The Irish government’s sale of part of its stake in Allied Irish Banks Plc came a step closer last week. On Thursday in Dublin, the finance ministry appointed another group of banks to help in what could be the biggest listing on the London and Irish stock exchanges this year.

How much of AIB will be sold?

The government hopes to recoup about 3 billion euros ($3.3 billion) or more from selling 25 percent of AIB, which had to be rescued by the state during the financial crisis. Including the so-called greenshoe, about 27 percent of the lender could be sold. The government owns 99.9 percent of the bank, and Finance Minister Michael Noonan has said it may take a decade to return the bank fully to private hands.

When is the IPO going to happen?

Noonan has indicated the sale could take place in May or June. If that’s delayed, the next window is probably in the fall. Noonan has consistently said the determining factor will be maximizing value from the sale, and the state of the wider market will play a key role. The Bloomberg Europe Banks and Financial Services Index has risen 28 percent over the last six months. That rally has stalled in recent weeks, and privately, government officials insist they won’t be rushed into a sale.

What is AIB worth?

The agency that manages the government’s shareholding, the Irish Strategic Investment Fund, valued AIB at 11.3 billion euros in February. That was before the bank released its 2016 results, including a pretax profit of 1.7 billion euros and a reinstated dividend, and government officials view the February valuation as low.

How will the sale be priced?

A tiny sliver of AIB’s shares is still traded on the junior Dublin market. These are so thinly traded, they aren’t considered a particularly useful measure of the bank’s value. As ever, the price will be determined by demand, and early soundings indicate demand will be strong. AIB is viewed as a proxy for the Irish economy, which is growing at twice the pace of the euro-region. The bank is the biggest player in the Irish mortgage market, with about 35 percent of new lending. A valuation of about 12 billion euros would suggest a price of around 4.50 euros per share.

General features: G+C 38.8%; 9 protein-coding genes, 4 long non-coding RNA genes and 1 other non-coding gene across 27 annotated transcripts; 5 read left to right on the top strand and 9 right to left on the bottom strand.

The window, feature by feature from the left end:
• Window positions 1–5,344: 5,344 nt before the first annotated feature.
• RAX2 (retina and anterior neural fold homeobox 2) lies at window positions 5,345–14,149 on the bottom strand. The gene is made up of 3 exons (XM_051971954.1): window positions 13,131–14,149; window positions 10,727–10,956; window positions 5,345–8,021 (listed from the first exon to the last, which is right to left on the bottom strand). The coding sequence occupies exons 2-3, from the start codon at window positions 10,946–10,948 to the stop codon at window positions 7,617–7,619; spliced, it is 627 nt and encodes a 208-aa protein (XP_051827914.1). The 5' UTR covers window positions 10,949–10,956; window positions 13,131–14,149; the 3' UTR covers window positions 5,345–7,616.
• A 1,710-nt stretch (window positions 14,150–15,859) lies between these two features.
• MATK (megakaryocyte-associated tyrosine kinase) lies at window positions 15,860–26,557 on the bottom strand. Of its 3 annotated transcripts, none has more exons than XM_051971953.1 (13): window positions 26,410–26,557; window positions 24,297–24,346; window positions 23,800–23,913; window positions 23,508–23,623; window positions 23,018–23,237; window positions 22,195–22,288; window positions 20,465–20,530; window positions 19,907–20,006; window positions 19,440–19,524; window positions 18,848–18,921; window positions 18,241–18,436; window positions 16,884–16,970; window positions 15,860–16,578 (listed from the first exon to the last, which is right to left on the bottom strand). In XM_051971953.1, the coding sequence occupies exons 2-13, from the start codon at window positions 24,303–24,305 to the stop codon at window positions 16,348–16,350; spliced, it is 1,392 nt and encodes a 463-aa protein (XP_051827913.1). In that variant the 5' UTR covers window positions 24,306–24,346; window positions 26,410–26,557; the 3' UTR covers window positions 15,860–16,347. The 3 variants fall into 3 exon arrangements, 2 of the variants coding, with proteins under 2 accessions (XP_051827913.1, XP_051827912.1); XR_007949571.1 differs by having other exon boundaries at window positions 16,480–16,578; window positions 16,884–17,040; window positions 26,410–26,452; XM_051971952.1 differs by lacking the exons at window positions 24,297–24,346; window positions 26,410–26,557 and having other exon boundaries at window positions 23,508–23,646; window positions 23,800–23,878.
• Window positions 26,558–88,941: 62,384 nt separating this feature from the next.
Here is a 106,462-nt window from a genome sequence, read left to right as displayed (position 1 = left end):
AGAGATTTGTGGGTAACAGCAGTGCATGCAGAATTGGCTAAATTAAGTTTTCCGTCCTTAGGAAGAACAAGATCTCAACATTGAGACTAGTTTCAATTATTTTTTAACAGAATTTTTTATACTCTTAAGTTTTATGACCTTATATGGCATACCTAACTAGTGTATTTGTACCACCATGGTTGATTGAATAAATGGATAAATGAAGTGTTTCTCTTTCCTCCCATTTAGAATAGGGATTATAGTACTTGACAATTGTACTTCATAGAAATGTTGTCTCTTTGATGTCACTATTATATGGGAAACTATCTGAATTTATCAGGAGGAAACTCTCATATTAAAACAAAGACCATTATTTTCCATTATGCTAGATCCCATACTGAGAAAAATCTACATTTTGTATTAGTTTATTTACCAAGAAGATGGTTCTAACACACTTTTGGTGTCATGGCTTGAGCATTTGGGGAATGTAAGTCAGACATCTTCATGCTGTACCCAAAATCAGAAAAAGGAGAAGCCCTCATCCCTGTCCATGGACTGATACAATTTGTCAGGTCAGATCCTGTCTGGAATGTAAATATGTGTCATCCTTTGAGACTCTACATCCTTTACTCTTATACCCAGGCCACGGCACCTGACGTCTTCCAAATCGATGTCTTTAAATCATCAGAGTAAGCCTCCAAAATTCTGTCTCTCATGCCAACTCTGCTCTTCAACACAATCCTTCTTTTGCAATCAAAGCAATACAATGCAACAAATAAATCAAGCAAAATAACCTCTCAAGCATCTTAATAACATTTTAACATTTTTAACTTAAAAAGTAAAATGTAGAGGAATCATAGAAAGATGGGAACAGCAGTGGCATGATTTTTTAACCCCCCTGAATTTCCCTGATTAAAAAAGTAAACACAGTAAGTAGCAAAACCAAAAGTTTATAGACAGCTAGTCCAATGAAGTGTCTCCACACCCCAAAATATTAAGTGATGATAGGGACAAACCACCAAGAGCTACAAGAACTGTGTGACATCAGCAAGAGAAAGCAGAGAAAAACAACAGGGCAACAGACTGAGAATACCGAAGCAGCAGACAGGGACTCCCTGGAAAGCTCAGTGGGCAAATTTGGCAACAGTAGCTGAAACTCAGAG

The Pinstripe and Bowler Club shares information with MF Solutions Ltd


IPO ? Think Again

The latest IPO of the next big thing — Snapchat — is not looking so good. True to form, the Wall Street investment banking machine and the financial media hypesters at CNBC whipped the crowd into enough of a frenzy that the stock popped nicely in its first two days of trading.

The stock “went public” at $17 a share. But of course, it was never really available at $17. That’s not how this works. Sure, big important clients at some investment banks might’ve gotten it at $17, but you and me? Yeah, right. Again, that’s not how it works. Individual investors are third on the food chain, maybe fourth…

First there are the venture capitalist guys that buy into hot new companies in the early stages. Then there are the investment banks that come in with some investment capital in order to ensure a piece of the action when IPO day rolls around. Then there are the favored clients that get the cheap shares of the actual offering — which were $17 for SNAP. Then, after all those players get their piece, those shares hit the market.

It’s basically payola, all the way down to when the shares are actually available on the Nasdaq or New York Stock Exchange. Which means when you buy an IPO, you’re paying the favored clientele their profit. You’re paying the investment banks. And you’re paying the venture capitalists. And you’re paying the company insiders…

They are all selling — and you’re buying.

In this case, it probably won’t help you to know that SNAP founder Evan Spiegel is now a 26-year-old who’s worth over $5 billion.


The Pinstripe and Bowler Club shares information with MF Solutions Ltd